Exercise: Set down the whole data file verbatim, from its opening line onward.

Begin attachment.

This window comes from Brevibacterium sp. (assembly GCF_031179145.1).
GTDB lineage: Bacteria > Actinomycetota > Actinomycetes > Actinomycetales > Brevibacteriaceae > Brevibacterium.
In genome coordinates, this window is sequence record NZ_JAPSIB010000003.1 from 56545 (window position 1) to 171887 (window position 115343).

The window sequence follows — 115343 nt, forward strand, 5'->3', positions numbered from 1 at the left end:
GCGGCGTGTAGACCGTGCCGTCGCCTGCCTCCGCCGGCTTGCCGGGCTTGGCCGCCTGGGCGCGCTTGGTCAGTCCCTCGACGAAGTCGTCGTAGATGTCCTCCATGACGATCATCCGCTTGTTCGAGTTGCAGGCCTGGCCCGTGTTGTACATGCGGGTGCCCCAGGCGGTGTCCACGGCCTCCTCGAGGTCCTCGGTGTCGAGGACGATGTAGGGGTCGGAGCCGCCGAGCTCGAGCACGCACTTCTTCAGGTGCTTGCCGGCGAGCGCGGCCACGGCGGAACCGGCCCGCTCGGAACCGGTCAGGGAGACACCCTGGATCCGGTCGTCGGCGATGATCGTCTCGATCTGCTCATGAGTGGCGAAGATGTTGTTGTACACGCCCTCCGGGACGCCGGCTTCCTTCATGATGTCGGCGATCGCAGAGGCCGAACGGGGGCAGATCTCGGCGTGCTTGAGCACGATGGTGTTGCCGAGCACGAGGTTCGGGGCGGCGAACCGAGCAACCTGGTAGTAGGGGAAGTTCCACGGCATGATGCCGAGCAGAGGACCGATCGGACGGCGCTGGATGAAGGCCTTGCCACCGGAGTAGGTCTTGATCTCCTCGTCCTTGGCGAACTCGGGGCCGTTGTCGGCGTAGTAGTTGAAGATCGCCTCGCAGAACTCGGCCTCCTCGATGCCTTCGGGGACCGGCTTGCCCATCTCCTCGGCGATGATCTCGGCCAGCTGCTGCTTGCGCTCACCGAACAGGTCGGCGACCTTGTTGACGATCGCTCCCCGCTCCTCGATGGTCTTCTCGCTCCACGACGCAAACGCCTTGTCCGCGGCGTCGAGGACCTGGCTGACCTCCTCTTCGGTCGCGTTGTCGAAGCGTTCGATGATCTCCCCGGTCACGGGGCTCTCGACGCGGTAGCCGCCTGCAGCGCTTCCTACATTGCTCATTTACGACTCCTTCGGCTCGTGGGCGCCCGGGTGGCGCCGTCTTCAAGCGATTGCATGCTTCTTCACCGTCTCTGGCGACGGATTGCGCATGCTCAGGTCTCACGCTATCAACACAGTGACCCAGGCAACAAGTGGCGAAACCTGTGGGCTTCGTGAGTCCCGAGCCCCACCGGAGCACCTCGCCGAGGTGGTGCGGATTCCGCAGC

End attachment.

This window comes from Brevibacterium sp. (assembly GCF_031179145.1).
GTDB lineage: Bacteria > Actinomycetota > Actinomycetes > Actinomycetales > Brevibacteriaceae > Brevibacterium.
In genome coordinates, this window is sequence record NZ_JAPSIB010000003.1 from 56545 (window position 1) to 171887 (window position 115343).

The window sequence follows — 115343 nt, forward strand, 5'->3', positions numbered from 1 at the left end:
GCGGCGTGTAGACCGTGCCGTCGCCTGCCTCCGCCGGCTTGCCGGGCTTGGCCGCCTGGGCGCGCTTGGTCAGTCCCTCGACGAAGTCGTCGTAGATGTCCTCCATGACGATCATCCGCTTGTTCGAGTTGCAGGCCTGGCCCGTGTTGTACATGCGGGTGCCCCAGGCGGTGTCCACGGCCTCCTCGAGGTCCTCGGTGTCGAGGACGATGTAGGGGTCGGAGCCGCCGAGCTCGAGCACGCACTTCTTCAGGTGCTTGCCGGCGAGCGCGGCCACGGCGGAACCGGCCCGCTCGGAACCGGTCAGGGAGACACCCTGGATCCGGTCGTCGGCGATGATCGTCTCGATCTGCTCATGAGTGGCGAAGATGTTGTTGTACACGCCCTCCGGGACGCCGGCTTCCTTCATGATGTCGGCGATCGCAGAGGCCGAACGGGGGCAGATCTCGGCGTGCTTGAGCACGATGGTGTTGCCGAGCACGAGGTTCGGGGCGGCGAACCGAGCAACCTGGTAGTAGGGGAAGTTCCACGGCATGATGCCGAGCAGAGGACCGATCGGACGGCGCTGGATGAAGGCCTTGCCACCGGAGTAGGTCTTGATCTCCTCGTCCTTGGCGAACTCGGGGCCGTTGTCGGCGTAGTAGTTGAAGATCGCCTCGCAGAACTCGGCCTCCTCGATGCCTTCGGGGACCGGCTTGCCCATCTCCTCGGCGATGATCTCGGCCAGCTGCTGCTTGCGCTCACCGAACAGGTCGGCGACCTTGTTGACGATCGCTCCCCGCTCCTCGATGGTCTTCTCGCTCCACGACGCAAACGCCTTGTCCGCGGCGTCGAGGACCTGGCTGACCTCCTCTTCGGTCGCGTTGTCGAAGCGTTCGATGATCTCCCCGGTCACGGGGCTCTCGACGCGGTAGCCGCCTGCAGCGCTTCCTACATTGCTCATTTACGACTCCTTCGGCTCGTGGGCGCCCGGGTGGCGCCGTCTTCAAGCGATTGCATGCTTCTTCACCGTCTCTGGCGACGGATTGCGCATGCTCAGGTCTCACGCTATCAACACAGTGACCCAGGCAACAAGTGGCGAAACCTGTGGGCTTCGTGAGTCCCGAGCCCCACCGGAGCACCTCGCCGAGGTGGTGCGGATTCCGCAGC